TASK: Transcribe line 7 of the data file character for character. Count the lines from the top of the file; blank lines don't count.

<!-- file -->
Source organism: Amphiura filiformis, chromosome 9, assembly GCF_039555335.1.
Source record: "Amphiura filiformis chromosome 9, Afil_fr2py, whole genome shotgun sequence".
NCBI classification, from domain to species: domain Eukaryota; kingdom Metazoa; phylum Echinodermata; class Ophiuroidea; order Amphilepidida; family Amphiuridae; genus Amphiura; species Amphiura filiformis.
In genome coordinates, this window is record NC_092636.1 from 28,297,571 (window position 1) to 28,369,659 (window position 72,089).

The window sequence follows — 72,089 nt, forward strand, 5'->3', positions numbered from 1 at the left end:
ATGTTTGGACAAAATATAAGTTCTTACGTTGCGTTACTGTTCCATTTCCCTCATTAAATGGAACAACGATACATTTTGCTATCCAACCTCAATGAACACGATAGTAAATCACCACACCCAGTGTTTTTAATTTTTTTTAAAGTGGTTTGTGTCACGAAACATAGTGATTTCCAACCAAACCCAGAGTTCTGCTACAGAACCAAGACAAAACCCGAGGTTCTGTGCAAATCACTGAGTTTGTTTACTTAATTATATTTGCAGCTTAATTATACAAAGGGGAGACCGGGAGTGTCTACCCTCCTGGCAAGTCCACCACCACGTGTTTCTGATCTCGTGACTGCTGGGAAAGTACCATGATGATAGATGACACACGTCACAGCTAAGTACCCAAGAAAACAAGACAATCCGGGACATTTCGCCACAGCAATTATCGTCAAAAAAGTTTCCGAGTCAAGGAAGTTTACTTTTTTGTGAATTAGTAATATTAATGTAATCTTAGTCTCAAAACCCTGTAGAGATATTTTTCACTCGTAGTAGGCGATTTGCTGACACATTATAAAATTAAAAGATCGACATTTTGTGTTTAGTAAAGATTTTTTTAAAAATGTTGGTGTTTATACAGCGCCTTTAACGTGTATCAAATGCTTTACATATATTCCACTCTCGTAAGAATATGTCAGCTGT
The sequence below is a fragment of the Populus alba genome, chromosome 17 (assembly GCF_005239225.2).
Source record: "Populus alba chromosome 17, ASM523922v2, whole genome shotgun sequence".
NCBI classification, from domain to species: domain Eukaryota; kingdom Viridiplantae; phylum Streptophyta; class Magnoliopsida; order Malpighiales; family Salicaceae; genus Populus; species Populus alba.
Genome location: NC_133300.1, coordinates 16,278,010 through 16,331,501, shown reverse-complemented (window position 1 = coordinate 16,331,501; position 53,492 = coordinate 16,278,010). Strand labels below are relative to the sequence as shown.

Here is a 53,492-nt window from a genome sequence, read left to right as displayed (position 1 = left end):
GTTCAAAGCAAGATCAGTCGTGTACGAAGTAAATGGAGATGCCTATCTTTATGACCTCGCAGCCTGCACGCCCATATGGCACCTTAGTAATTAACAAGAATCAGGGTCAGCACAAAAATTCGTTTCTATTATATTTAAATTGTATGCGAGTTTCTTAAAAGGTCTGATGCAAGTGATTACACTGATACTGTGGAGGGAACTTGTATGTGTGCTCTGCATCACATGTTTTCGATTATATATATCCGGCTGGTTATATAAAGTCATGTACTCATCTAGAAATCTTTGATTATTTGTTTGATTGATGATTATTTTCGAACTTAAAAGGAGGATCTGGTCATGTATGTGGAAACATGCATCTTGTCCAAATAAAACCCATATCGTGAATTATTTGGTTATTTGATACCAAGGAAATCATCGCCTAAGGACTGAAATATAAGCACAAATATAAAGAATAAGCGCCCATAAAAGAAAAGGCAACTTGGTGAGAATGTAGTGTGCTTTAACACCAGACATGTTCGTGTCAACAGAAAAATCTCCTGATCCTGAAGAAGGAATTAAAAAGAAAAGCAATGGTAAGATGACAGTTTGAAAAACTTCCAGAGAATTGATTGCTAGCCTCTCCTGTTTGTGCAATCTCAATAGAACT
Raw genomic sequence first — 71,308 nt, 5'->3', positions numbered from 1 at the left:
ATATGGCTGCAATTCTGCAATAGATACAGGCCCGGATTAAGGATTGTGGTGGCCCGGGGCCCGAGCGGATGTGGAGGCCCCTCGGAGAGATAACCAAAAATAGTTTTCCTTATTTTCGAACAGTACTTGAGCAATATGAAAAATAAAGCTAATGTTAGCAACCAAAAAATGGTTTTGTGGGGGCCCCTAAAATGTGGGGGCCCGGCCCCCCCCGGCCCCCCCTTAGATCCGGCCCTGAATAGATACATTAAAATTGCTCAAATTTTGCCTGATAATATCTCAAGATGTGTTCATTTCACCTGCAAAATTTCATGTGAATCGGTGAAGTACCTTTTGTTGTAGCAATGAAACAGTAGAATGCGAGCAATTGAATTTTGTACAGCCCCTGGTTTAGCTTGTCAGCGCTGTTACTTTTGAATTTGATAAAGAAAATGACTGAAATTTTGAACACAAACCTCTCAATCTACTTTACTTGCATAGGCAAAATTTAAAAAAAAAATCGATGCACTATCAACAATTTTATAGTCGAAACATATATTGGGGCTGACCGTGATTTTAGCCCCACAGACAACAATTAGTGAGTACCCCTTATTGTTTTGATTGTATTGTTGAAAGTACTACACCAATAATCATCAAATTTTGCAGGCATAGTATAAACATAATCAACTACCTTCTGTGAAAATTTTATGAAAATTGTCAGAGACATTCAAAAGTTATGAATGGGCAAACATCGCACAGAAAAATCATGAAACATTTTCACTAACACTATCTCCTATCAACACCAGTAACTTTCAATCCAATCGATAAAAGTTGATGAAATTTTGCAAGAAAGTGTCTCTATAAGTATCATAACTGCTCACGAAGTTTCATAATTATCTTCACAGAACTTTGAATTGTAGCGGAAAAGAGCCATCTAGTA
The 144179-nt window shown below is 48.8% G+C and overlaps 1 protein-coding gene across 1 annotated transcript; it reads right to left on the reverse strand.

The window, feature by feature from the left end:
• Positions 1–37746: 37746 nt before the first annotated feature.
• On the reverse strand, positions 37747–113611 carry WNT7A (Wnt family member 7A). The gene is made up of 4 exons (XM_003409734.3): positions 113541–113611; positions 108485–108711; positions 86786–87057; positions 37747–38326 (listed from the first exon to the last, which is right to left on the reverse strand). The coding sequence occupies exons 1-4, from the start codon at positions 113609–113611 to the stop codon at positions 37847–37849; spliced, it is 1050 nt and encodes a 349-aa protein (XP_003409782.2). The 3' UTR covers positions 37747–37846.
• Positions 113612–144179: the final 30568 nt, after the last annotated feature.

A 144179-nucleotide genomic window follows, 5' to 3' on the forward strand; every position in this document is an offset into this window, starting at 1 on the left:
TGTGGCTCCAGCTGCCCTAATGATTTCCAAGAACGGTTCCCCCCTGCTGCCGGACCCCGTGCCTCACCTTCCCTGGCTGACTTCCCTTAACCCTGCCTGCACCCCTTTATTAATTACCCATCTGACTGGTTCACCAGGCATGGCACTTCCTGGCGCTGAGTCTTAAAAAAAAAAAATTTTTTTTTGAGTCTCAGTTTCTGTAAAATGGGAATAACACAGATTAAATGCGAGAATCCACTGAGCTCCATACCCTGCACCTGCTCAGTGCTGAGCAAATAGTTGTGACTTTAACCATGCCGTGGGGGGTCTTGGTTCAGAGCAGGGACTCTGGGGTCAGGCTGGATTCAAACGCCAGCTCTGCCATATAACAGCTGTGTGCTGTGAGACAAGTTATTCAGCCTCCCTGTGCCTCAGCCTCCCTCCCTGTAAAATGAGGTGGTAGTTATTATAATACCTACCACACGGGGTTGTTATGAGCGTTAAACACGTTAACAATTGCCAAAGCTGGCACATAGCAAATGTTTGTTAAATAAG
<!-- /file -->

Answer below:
The sequence below is a fragment of the Populus alba genome, chromosome 17 (assembly GCF_005239225.2).